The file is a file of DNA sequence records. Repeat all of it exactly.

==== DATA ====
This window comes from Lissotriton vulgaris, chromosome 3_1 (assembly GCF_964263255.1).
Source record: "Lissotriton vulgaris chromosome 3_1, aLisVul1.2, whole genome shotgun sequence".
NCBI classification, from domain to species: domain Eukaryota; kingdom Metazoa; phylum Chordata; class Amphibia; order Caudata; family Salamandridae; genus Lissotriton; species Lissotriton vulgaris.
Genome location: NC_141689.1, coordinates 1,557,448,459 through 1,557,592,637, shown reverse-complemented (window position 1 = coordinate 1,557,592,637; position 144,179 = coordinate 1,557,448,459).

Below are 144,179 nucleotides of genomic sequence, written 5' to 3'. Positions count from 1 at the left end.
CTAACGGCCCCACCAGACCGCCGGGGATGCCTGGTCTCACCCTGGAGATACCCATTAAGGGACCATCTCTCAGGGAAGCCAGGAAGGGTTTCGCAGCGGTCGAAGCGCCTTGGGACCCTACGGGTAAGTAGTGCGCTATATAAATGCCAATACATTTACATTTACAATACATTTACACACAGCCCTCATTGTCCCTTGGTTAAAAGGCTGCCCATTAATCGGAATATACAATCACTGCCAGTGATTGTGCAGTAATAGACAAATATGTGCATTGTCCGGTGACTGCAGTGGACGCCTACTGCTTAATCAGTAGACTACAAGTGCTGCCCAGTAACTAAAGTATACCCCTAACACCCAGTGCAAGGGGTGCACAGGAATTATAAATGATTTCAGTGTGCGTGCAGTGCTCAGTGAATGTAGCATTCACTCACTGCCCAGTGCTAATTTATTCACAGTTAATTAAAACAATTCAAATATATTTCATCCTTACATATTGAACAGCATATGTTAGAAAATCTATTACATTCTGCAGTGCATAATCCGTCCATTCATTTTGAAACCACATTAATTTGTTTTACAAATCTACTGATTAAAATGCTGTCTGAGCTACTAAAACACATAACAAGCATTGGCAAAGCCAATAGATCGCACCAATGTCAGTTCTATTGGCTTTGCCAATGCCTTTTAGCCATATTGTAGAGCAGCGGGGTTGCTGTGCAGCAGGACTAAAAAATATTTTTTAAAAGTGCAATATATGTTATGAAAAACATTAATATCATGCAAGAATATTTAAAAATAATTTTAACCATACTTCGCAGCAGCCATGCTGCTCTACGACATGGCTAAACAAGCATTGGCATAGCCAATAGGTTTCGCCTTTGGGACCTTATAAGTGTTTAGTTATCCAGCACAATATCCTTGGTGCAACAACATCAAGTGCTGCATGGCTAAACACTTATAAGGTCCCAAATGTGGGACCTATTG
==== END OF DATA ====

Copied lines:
This window comes from Lissotriton vulgaris, chromosome 3_1 (assembly GCF_964263255.1).
Source record: "Lissotriton vulgaris chromosome 3_1, aLisVul1.2, whole genome shotgun sequence".
NCBI classification, from domain to species: domain Eukaryota; kingdom Metazoa; phylum Chordata; class Amphibia; order Caudata; family Salamandridae; genus Lissotriton; species Lissotriton vulgaris.
Genome location: NC_141689.1, coordinates 1,557,448,459 through 1,557,592,637, shown reverse-complemented (window position 1 = coordinate 1,557,592,637; position 144,179 = coordinate 1,557,448,459).

Below are 144,179 nucleotides of genomic sequence, written 5' to 3'. Positions count from 1 at the left end.
CTAACGGCCCCACCAGACCGCCGGGGATGCCTGGTCTCACCCTGGAGATACCCATTAAGGGACCATCTCTCAGGGAAGCCAGGAAGGGTTTCGCAGCGGTCGAAGCGCCTTGGGACCCTACGGGTAAGTAGTGCGCTATATAAATGCCAATACATTTACATTTACAATACATTTACACACAGCCCTCATTGTCCCTTGGTTAAAAGGCTGCCCATTAATCGGAATATACAATCACTGCCAGTGATTGTGCAGTAATAGACAAATATGTGCATTGTCCGGTGACTGCAGTGGACGCCTACTGCTTAATCAGTAGACTACAAGTGCTGCCCAGTAACTAAAGTATACCCCTAACACCCAGTGCAAGGGGTGCACAGGAATTATAAATGATTTCAGTGTGCGTGCAGTGCTCAGTGAATGTAGCATTCACTCACTGCCCAGTGCTAATTTATTCACAGTTAATTAAAACAATTCAAATATATTTCATCCTTACATATTGAACAGCATATGTTAGAAAATCTATTACATTCTGCAGTGCATAATCCGTCCATTCATTTTGAAACCACATTAATTTGTTTTACAAATCTACTGATTAAAATGCTGTCTGAGCTACTAAAACACATAACAAGCATTGGCAAAGCCAATAGATCGCACCAATGTCAGTTCTATTGGCTTTGCCAATGCCTTTTAGCCATATTGTAGAGCAGCGGGGTTGCTGTGCAGCAGGACTAAAAAATATTTTTTAAAAGTGCAATATATGTTATGAAAAACATTAATATCATGCAAGAATATTTAAAAATAATTTTAACCATACTTCGCAGCAGCCATGCTGCTCTACGACATGGCTAAACAAGCATTGGCATAGCCAATAGGTTTCGCCTTTGGGACCTTATAAGTGTTTAGTTATCCAGCACAATATCCTTGGTGCAACAACATCAAGTGCTGCATGGCTAAACACTTATAAGGTCCCAAATGTGGGACCTATTG